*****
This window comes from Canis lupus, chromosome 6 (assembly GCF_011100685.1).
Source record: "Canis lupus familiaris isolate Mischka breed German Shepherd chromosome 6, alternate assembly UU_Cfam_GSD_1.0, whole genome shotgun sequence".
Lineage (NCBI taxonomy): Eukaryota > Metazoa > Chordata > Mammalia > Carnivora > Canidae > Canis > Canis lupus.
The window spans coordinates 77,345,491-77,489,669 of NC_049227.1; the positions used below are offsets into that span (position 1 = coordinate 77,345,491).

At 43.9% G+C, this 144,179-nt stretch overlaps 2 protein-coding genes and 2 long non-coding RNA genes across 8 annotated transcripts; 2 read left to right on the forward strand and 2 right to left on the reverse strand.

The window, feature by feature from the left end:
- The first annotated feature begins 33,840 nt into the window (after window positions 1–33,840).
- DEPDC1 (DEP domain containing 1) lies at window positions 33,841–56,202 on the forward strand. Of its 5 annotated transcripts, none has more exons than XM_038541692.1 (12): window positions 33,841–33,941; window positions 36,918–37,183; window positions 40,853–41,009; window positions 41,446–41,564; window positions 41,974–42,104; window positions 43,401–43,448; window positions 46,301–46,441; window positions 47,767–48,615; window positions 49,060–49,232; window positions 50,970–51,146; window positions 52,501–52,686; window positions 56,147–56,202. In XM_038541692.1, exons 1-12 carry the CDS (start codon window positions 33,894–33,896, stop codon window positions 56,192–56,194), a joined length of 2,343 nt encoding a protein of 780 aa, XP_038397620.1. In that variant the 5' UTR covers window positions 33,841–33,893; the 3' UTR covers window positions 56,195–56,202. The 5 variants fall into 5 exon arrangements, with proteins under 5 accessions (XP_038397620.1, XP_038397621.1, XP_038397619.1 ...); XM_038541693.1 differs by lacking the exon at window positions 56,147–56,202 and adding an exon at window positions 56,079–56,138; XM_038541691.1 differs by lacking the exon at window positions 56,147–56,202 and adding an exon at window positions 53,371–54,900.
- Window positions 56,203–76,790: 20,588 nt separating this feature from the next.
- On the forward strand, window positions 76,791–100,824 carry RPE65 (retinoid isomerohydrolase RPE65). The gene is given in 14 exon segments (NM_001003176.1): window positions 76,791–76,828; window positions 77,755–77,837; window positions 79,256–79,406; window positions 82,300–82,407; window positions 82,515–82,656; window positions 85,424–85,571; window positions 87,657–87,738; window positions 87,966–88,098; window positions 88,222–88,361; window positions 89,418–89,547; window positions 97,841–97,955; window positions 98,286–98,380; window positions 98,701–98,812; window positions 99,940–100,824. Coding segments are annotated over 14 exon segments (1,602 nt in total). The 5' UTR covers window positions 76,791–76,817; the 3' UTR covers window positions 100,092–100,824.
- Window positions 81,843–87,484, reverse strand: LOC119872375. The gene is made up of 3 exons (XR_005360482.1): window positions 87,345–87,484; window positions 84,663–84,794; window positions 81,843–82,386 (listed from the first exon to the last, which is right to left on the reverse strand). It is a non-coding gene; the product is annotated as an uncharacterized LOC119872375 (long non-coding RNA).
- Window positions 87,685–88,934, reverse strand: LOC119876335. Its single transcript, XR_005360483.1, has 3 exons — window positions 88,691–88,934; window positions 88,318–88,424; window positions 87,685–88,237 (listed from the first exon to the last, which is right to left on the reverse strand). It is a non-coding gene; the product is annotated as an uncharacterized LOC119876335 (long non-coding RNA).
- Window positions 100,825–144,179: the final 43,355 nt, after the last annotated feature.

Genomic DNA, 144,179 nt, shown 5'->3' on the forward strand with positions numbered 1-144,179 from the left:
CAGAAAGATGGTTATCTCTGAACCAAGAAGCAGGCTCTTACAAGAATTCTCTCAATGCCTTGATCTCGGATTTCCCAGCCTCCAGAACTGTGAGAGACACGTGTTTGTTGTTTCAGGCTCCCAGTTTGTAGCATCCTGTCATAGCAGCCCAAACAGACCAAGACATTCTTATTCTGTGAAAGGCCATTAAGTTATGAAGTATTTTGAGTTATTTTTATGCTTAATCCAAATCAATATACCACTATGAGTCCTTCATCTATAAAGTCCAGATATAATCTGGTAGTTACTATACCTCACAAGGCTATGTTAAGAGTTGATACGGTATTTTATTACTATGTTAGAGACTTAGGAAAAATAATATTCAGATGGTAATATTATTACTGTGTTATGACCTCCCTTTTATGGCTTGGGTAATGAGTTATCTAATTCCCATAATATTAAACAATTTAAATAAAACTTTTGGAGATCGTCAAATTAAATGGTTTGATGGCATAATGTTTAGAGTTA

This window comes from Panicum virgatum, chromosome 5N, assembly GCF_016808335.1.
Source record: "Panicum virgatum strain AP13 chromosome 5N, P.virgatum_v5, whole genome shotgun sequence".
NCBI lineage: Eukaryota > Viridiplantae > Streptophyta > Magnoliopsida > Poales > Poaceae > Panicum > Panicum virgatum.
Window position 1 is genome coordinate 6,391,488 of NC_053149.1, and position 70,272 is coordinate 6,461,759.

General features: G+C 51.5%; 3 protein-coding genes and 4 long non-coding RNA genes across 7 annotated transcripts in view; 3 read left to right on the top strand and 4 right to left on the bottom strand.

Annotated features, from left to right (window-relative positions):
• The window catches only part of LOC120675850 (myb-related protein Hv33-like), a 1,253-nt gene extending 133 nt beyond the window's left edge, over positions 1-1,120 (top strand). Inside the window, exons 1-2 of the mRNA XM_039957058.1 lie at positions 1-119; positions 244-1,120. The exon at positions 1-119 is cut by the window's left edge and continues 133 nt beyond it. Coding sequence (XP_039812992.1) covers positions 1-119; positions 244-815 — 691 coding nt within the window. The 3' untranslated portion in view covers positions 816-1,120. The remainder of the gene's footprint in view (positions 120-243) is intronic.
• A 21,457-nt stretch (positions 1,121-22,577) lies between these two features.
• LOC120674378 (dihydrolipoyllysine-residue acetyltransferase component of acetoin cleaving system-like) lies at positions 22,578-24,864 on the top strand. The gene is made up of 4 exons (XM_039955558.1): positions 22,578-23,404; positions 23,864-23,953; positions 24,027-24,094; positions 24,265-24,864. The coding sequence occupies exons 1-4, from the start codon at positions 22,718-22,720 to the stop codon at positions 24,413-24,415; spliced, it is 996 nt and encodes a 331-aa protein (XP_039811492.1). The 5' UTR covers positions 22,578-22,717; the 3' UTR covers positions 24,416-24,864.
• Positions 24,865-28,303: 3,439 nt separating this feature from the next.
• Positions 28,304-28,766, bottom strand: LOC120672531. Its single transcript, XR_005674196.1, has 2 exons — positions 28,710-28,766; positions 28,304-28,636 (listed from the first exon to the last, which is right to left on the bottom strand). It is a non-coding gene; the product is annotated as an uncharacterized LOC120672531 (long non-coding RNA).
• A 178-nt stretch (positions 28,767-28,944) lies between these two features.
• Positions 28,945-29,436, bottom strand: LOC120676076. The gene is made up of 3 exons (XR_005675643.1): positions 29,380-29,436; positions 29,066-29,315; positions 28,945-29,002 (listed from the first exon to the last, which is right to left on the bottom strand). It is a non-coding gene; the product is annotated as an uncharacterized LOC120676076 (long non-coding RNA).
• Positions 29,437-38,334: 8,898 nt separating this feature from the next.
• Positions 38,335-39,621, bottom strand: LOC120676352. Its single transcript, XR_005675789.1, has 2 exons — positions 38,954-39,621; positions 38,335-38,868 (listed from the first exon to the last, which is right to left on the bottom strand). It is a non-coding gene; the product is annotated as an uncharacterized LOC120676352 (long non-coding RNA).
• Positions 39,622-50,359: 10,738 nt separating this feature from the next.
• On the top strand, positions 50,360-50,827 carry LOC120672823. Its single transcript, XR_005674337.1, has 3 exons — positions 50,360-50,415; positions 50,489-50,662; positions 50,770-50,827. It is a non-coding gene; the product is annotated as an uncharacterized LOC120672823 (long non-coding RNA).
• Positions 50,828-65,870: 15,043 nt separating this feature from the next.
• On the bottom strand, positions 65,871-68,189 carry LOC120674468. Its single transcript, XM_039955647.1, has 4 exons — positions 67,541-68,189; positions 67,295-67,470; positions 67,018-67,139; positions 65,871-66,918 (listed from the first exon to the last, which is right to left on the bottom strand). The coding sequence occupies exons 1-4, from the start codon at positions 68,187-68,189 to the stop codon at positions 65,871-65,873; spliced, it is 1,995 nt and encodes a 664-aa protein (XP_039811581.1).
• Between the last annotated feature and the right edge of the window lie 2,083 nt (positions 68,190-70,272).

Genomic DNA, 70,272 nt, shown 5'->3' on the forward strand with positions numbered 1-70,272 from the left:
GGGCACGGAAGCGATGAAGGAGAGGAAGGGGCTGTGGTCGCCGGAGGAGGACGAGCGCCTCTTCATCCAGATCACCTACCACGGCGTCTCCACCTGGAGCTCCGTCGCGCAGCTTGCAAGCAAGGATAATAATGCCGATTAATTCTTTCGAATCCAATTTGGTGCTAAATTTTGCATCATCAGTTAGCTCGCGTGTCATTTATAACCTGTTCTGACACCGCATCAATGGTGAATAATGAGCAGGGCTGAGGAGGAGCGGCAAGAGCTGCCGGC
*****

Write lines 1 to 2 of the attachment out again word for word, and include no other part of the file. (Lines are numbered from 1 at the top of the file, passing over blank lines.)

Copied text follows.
This window comes from Canis lupus, chromosome 6 (assembly GCF_011100685.1).
Source record: "Canis lupus familiaris isolate Mischka breed German Shepherd chromosome 6, alternate assembly UU_Cfam_GSD_1.0, whole genome shotgun sequence".